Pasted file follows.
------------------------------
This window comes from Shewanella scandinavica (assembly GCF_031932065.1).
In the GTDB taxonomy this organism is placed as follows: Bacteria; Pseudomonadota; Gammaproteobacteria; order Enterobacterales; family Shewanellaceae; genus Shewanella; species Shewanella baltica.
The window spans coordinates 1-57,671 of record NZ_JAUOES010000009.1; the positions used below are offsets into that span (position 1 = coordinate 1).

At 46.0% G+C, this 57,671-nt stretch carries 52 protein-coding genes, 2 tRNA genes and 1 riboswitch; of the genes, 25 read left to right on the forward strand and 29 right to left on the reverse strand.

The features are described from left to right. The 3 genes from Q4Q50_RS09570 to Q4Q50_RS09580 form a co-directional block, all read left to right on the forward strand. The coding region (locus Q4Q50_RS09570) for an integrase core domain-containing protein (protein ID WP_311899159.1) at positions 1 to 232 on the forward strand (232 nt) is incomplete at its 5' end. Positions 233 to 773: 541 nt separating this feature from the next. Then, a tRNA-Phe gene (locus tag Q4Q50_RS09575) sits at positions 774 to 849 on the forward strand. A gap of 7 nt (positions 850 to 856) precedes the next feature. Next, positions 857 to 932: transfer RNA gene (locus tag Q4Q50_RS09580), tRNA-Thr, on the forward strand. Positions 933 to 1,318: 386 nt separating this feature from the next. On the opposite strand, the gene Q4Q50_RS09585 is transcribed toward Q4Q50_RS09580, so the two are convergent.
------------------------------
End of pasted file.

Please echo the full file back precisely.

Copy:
This window comes from Shewanella scandinavica (assembly GCF_031932065.1).
In the GTDB taxonomy this organism is placed as follows: Bacteria; Pseudomonadota; Gammaproteobacteria; order Enterobacterales; family Shewanellaceae; genus Shewanella; species Shewanella baltica.
The window spans coordinates 1-57,671 of record NZ_JAUOES010000009.1; the positions used below are offsets into that span (position 1 = coordinate 1).

At 46.0% G+C, this 57,671-nt stretch carries 52 protein-coding genes, 2 tRNA genes and 1 riboswitch; of the genes, 25 read left to right on the forward strand and 29 right to left on the reverse strand.

The features are described from left to right. The 3 genes from Q4Q50_RS09570 to Q4Q50_RS09580 form a co-directional block, all read left to right on the forward strand. The coding region (locus Q4Q50_RS09570) for an integrase core domain-containing protein (protein ID WP_311899159.1) at positions 1 to 232 on the forward strand (232 nt) is incomplete at its 5' end. Positions 233 to 773: 541 nt separating this feature from the next. Then, a tRNA-Phe gene (locus tag Q4Q50_RS09575) sits at positions 774 to 849 on the forward strand. A gap of 7 nt (positions 850 to 856) precedes the next feature. Next, positions 857 to 932: transfer RNA gene (locus tag Q4Q50_RS09580), tRNA-Thr, on the forward strand. Positions 933 to 1,318: 386 nt separating this feature from the next. On the opposite strand, the gene Q4Q50_RS09585 is transcribed toward Q4Q50_RS09580, so the two are convergent.